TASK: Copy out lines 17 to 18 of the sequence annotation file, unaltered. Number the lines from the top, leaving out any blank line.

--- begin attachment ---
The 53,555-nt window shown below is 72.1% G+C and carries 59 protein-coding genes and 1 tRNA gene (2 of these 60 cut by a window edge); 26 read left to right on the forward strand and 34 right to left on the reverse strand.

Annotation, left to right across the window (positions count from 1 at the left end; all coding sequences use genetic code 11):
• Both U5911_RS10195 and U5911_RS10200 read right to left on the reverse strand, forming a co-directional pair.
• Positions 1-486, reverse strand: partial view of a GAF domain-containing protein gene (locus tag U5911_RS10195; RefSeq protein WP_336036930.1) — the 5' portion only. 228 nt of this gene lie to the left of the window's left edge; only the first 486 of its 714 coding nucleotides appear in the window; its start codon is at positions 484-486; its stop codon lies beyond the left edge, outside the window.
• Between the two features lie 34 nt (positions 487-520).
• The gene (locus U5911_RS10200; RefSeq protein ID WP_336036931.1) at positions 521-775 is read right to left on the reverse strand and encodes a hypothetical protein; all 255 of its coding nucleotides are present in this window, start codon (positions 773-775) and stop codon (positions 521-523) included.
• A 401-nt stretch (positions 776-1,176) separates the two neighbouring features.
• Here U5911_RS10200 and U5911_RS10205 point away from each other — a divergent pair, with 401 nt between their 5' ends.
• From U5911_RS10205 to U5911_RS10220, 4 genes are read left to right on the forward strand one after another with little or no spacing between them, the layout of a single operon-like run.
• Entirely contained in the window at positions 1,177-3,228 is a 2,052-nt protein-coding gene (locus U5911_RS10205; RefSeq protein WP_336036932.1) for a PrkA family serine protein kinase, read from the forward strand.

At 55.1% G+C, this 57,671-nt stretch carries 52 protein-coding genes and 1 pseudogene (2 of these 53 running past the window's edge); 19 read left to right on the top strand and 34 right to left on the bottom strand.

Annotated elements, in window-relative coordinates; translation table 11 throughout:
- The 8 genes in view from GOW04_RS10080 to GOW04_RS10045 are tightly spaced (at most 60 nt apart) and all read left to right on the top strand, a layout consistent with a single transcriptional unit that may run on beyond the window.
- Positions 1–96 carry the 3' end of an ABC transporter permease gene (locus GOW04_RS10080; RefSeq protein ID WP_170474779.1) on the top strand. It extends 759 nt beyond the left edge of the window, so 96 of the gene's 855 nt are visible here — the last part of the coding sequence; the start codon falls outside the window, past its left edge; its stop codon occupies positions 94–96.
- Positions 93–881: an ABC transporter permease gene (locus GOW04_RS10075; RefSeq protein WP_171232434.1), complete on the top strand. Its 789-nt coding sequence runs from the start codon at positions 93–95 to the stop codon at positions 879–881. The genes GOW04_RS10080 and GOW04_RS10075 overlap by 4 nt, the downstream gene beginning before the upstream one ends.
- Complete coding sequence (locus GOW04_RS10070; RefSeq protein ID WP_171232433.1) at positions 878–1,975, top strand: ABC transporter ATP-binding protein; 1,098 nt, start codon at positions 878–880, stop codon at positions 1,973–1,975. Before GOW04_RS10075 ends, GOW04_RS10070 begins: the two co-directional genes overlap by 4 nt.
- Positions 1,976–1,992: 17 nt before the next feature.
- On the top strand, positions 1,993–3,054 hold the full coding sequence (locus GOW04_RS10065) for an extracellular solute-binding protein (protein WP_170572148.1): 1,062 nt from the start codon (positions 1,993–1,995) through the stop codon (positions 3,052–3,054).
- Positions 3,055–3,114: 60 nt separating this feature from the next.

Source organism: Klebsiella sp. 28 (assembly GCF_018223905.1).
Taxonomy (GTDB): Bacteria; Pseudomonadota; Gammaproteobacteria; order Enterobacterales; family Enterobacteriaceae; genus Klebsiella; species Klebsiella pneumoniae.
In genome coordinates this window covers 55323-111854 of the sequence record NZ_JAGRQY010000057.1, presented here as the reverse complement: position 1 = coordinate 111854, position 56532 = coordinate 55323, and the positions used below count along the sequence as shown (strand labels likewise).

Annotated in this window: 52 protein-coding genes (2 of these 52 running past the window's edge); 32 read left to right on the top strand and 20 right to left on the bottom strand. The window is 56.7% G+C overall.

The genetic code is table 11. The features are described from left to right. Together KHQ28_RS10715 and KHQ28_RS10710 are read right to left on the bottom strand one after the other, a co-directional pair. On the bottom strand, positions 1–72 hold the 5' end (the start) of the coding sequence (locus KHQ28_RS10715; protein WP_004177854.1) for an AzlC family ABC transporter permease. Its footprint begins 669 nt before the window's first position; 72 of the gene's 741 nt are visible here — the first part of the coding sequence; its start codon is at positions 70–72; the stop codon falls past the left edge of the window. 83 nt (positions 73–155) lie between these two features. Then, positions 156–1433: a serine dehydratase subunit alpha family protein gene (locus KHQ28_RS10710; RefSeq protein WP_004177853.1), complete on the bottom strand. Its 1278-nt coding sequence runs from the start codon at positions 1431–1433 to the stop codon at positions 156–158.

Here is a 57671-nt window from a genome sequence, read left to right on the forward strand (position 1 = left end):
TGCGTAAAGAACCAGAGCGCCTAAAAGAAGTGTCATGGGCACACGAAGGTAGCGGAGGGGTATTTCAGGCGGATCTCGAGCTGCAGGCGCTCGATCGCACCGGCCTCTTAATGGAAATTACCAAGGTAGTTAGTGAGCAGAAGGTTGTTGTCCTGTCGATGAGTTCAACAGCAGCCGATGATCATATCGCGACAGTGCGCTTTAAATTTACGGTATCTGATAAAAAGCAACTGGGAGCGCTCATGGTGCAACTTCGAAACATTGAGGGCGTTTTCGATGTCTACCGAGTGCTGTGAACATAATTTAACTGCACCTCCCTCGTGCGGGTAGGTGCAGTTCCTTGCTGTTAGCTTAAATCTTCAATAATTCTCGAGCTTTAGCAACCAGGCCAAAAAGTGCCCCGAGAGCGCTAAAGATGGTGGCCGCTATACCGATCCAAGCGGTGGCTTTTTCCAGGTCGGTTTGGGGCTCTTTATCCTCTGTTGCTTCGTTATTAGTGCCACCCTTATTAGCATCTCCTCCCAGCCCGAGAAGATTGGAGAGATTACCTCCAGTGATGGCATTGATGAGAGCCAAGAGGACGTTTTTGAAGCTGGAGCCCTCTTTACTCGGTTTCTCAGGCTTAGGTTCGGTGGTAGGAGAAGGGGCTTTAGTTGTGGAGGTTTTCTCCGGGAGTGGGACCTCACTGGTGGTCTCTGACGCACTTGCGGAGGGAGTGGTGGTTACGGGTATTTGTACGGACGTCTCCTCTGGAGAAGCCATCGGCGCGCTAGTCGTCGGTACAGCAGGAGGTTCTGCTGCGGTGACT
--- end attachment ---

- Positions 1,976–1,992: 17 nt before the next feature.
- On the top strand, positions 1,993–3,054 hold the full coding sequence (locus GOW04_RS10065) for an extracellular solute-binding protein (protein WP_170572148.1): 1,062 nt from the start codon (positions 1,993–1,995) through the stop codon (positions 3,052–3,054).